From Betty Washington Lewis
Sepbr 25th 1792
My Dear Brother
My Indisposition for some time Past prevented my writing to you when Howell did,1 finding my self better to day, I shall endeavour to answer your request of my takeing Harriot to stay with me this winter. I shall have no objection to her being with me, if she comes well cloath’d or Provided to get them, that she may appear tolerable for I can assure you it was not so while with me before, by which means she was prevented frequently from appearing in publick—when it would have been my wish she should.2
A Little money laid out in cloaths at this time may be an advantage—I am sorry it will not be in my Power to advance any, haveing at this time three of my Grandchildren to support, and god knows from every Account but I may expect as many more shortly, [(]Fieldings is so distrest that his Childrer would go naked if it was not for the assistance I give him)3 I am happy to hear by Howell that you and my Sister keep in good health, I sincerely wish a continuance of it, I never had a more Sickly family in my life, than I have had this fall. I shall set out in a few day’s to see my Daughter Carter in Albermarl, I think the change of air may be of service[.]4 I shall return in a few weeks, when I shall be glad to see Harriot Present my Love to my Sister and the rest of the family, and Except the sincere good wishis of your Affe⟨c⟩et. Sister
1. This letter to GW from his nephew Howell Lewis has not been found. The last extant letter from Howell before 25 Sept. 1792 is dated 24 April 1792 and that from his mother, Betty Washington Lewis, is dated 14 May 1792.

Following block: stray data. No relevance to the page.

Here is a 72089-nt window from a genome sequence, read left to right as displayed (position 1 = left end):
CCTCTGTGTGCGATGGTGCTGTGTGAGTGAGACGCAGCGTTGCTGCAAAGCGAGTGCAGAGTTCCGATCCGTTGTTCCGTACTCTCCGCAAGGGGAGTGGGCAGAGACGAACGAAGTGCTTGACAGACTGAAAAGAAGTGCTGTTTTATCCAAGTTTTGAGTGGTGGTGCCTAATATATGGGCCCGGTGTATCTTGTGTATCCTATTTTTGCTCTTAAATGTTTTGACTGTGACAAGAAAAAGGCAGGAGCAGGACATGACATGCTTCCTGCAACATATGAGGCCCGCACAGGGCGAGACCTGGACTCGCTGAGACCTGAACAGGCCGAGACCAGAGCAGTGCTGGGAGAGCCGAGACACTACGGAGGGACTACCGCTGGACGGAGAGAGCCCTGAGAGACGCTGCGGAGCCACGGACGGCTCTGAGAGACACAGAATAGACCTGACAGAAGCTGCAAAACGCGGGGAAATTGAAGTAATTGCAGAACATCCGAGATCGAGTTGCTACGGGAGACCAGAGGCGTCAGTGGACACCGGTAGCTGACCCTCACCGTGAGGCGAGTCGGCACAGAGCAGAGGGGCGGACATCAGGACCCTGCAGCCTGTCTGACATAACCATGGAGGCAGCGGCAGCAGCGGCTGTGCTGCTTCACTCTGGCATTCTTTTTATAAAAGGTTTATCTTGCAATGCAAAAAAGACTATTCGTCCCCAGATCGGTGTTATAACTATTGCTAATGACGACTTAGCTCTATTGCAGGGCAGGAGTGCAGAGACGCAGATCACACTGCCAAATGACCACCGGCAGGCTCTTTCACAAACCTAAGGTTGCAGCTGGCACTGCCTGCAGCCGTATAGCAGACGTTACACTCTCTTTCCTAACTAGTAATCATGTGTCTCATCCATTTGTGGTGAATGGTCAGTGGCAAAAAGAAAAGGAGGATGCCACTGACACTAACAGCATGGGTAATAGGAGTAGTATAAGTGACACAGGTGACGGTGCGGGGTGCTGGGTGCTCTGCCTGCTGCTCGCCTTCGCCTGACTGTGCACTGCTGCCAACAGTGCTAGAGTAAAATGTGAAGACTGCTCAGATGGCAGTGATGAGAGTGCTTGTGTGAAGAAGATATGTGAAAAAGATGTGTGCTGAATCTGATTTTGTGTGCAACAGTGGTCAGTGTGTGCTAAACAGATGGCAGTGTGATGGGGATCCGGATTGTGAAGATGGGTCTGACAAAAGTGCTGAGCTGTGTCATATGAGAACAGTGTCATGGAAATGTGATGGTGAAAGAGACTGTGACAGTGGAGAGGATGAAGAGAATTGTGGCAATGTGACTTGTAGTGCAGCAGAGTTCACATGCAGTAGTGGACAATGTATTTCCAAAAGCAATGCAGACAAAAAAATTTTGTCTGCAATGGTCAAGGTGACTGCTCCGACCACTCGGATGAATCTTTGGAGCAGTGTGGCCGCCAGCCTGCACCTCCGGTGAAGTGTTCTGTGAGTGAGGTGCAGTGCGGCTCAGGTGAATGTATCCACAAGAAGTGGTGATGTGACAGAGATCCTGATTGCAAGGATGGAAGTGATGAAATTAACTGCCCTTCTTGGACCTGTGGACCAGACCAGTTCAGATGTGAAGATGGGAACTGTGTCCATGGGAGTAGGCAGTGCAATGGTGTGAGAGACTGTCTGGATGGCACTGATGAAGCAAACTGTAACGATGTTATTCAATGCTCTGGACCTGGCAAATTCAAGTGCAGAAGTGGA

2. For background on the care and education of Harriot Washington, see the source note for her letter to GW of 2 April 1790. Harriot moved to the Lewis home in Fredericksburg, Va., in early October (see GW to Betty Washington Lewis, 7 Oct. 1792).
3. Fielding Lewis, Jr. (1751–1803), Betty Lewis’s eldest son, spent much of his life in dire financial straits. His extravagant lifestyle and careless handling of money were already evident at the age of 18 (see Fielding Lewis, Sr., to GW, 16 Sept. 1769, and note 3). By the time of his father’s death in 1781 he was deeply in debt (see Fielding Lewis, Jr., to GW, 22 Feb. 1784). By 1790 Fielding had sold not only most of the land he had inherited but also most of his worldly goods such as livestock, books, and furniture. Still he could not pay his creditors, and he was incarcerated in debtors’ prison in Winchester, Va., later that year (Felder, Fielding Lewis, description begins Paula S. Felder. Fielding Lewis and The Washington Family: A Chronicle of 18th Century Fredericksburg. [Fredericksburg, Va.], 1998. description ends 311).
4. GW’s niece Betty Lewis (1765–1830) married Charles Carter (1765–1829), a son of Edward and Sarah Carter of Albemarle County, Va., in 1781, and their home in 1792 was Western View, located near Stevensburg, in Culpeper County, Virginia.